I haven't put up a "bounty" post in a while because...well...I pretty much stopped dumpstering for a while after I moved. I couldn't find dumpsters I liked, I got food stamps after leaving my job, and the amount of effort it took to dumpster food on even a bi-weekly basis began to overwhelm me. Since Thanksgiving just occurred, I got inspired to start dumpstering again and buy groceries with my leftover food stamp money to give to a homeless shelter or food bank. Yes, I know this is probably unethical, but it doesn't seem like there are any rules against it in the food stamps rules book. As in, I'm pretty sure I'm not doing anything illegal. Anyway, I made up for lost time by going to a plethora of old dumpsters, checking out new spots I'd heard or speculated about, and bringing a new dumpster buddy, Door. Door's household dumpsters pretty regularly, but he's been tight-lipped about his amazing dumpster locations. I understand why - one of the best, untapped dumpster spots I used a few years ago will now have 3 or 4 cars of people driving up on a given night. Many of these people have poor dumpster etiquette, and I end up leaving with very little food. A good dumpster is often treated like a diamond: something precious and not to be shared. So, I needed to find these secret spots Door and his roommates were privy to. The only way that was going to happen in this secret dumpster economy was by trading information about spots. Luckily for me, the spots I went to near my old house were closer to Door than the over-picked dumpsters. So, we went out on an adventure and toured all the spots near my old house with great results. Ollie's Bargain Outlet - Body pillow - Mixing bowls - Dishwasher detergent Mom's Organic Market - Nothing TJ's - 4 mini ciabatta loafs - 1 loaf healthy nut bread - 1 bag potatoes - 1 bag snow peas - 1 pkg heirloom tomatoes - 4 roma tomatoes - 1 pkg bratwurst sausages - 1 pkg sliced dry toasted almonds - MY FAVORITE TO USE WITH BREAKFAST AND HOME-MADE GRANOLA!!! - 2 bags pre-cut sweet potatoes - 1 eggplant - 3 bananas - 1 apple - 11 eggs - one broken in a carton of 12 - Crispy crunch oatmeal raisin cookies - 1 can cuban-style black beans or corn chowder...surprise? Odwalla - Found the dumpster, but it was empty - need to figure out the schedule again Food Lion - 1 coconut Door also got a bunch of pork loin that I passed on since I had so many Thanksgiving leftovers and knew I couldn't make it in time before it spoiled. Door's theories on dumpstering meat vs. produce are very interesting. They differ from mine. He used to work in a grocery store, and his theory is that meat or dairy gets thrown out at the sellby date, meaning it's still good for a week or so. This is true, and especially in the winter, food borne illness is less of an issue to worry about since the dumpster is basically a refrigerator. The crazy part was this - Door will almost categorically not dumpster produce! His logic was that produce gets thrown out when it's bad at most places. He basically won't eat dumpstered produce, with the exception of Trader Joe's, which will pack items in bulk and throw out a package of 4 or 5 tomatoes when only one is bad, or a whole bag of apples when one is bruised. This is a different outlook from most, but a valid point. I've never gotten ill from dumpstered food. Period. Regardless, it's important to educate yourself about what food looks and smells like when it goes bad. Sometimes, this means holding onto something longer than you want. Sometimes, it means erring on the side of caution...and sometimes, it means taking a risk. Try not to do this one, guys. I'm not going to say I haven't cooked some suspect food, but I usually try to prepare it in such a way that will make it safer to eat by applying heat/etc. Generally, the risk is higher with fish and meat because the type of sick you can get from it is worse than eating bad dairy or produce, which is why I'm a bigger fan of dumpstering produce than meat. E. Coli and salmonella are way worse and more potentially fatal than bruised fruit. Still, Door held a very valid point. To each his own. Hopefully there will be a post in the near future about the dumpster Door introduces me to...and hopefully I'll have a dumpster closer to home that's reliable soon and will be able to post more in the near future.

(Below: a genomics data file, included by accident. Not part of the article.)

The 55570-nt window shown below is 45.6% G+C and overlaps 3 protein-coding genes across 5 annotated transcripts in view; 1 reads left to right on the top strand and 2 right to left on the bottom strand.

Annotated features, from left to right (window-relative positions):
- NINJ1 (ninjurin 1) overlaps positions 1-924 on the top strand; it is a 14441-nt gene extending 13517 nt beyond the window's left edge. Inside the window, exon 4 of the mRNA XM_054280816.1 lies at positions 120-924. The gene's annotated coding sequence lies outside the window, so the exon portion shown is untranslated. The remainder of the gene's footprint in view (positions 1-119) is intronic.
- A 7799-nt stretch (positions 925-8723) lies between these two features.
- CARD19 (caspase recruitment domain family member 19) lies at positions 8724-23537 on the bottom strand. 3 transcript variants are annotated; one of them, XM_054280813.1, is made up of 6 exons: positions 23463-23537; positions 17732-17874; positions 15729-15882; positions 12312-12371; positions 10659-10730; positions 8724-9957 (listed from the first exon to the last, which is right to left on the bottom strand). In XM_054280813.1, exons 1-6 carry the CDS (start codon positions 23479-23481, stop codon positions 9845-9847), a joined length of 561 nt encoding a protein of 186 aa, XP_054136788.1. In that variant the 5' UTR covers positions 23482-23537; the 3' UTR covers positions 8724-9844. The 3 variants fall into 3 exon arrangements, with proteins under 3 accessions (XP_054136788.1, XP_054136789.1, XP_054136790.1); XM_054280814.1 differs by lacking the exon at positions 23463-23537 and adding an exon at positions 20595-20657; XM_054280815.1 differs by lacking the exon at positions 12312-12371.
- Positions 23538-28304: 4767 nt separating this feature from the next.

November 15, 2012